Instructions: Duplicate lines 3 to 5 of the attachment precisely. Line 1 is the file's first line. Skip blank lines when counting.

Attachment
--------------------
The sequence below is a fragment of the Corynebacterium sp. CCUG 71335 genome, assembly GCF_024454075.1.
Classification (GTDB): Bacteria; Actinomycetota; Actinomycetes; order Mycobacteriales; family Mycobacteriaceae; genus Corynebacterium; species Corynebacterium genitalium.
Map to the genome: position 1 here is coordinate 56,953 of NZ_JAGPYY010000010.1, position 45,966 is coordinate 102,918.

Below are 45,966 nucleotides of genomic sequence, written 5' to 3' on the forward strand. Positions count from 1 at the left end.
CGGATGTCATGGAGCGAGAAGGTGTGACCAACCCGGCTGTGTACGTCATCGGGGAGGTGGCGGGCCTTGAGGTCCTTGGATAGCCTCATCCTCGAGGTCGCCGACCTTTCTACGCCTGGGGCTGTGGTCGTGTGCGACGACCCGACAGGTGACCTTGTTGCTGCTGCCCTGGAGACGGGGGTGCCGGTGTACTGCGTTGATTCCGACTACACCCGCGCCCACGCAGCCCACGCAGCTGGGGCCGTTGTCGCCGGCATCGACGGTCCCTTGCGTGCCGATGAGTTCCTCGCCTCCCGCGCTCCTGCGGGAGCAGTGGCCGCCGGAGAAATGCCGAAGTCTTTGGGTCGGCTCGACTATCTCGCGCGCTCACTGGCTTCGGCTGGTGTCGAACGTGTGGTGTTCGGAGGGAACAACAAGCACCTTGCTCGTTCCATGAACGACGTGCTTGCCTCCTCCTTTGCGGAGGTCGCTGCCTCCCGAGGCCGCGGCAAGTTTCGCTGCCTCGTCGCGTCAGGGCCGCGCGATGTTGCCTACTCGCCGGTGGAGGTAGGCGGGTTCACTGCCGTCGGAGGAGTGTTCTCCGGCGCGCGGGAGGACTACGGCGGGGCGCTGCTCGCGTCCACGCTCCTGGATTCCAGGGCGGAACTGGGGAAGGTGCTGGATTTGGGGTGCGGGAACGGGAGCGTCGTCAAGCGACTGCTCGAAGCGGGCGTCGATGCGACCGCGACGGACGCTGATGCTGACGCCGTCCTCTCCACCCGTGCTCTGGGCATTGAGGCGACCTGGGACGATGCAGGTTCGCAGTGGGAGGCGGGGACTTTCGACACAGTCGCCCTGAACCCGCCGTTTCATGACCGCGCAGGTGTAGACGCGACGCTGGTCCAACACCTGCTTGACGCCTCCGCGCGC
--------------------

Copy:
Map to the genome: position 1 here is coordinate 56,953 of NZ_JAGPYY010000010.1, position 45,966 is coordinate 102,918.

Below are 45,966 nucleotides of genomic sequence, written 5' to 3' on the forward strand. Positions count from 1 at the left end.
CGGATGTCATGGAGCGAGAAGGTGTGACCAACCCGGCTGTGTACGTCATCGGGGAGGTGGCGGGCCTTGAGGTCCTTGGATAGCCTCATCCTCGAGGTCGCCGACCTTTCTACGCCTGGGGCTGTGGTCGTGTGCGACGACCCGACAGGTGACCTTGTTGCTGCTGCCCTGGAGACGGGGGTGCCGGTGTACTGCGTTGATTCCGACTACACCCGCGCCCACGCAGCCCACGCAGCTGGGGCCGTTGTCGCCGGCATCGACGGTCCCTTGCGTGCCGATGAGTTCCTCGCCTCCCGCGCTCCTGCGGGAGCAGTGGCCGCCGGAGAAATGCCGAAGTCTTTGGGTCGGCTCGACTATCTCGCGCGCTCACTGGCTTCGGCTGGTGTCGAACGTGTGGTGTTCGGAGGGAACAACAAGCACCTTGCTCGTTCCATGAACGACGTGCTTGCCTCCTCCTTTGCGGAGGTCGCTGCCTCCCGAGGCCGCGGCAAGTTTCGCTGCCTCGTCGCGTCAGGGCCGCGCGATGTTGCCTACTCGCCGGTGGAGGTAGGCGGGTTCACTGCCGTCGGAGGAGTGTTCTCCGGCGCGCGGGAGGACTACGGCGGGGCGCTGCTCGCGTCCACGCTCCTGGATTCCAGGGCGGAACTGGGGAAGGTGCTGGATTTGGGGTGCGGGAACGGGAGCGTCGTCAAGCGACTGCTCGAAGCGGGCGTCGATGCGACCGCGACGGACGCTGATGCTGACGCCGTCCTCTCCACCCGTGCTCTGGGCATTGAGGCGACCTGGGACGATGCAGGTTCGCAGTGGGAGGCGGGGACTTTCGACACAGTCGCCCTGAACCCGCCGTTTCATGACCGCGCAGGTGTAGACGCGACGCTGGTCCAACACCTGCTTGACGCCTCCGCGCGC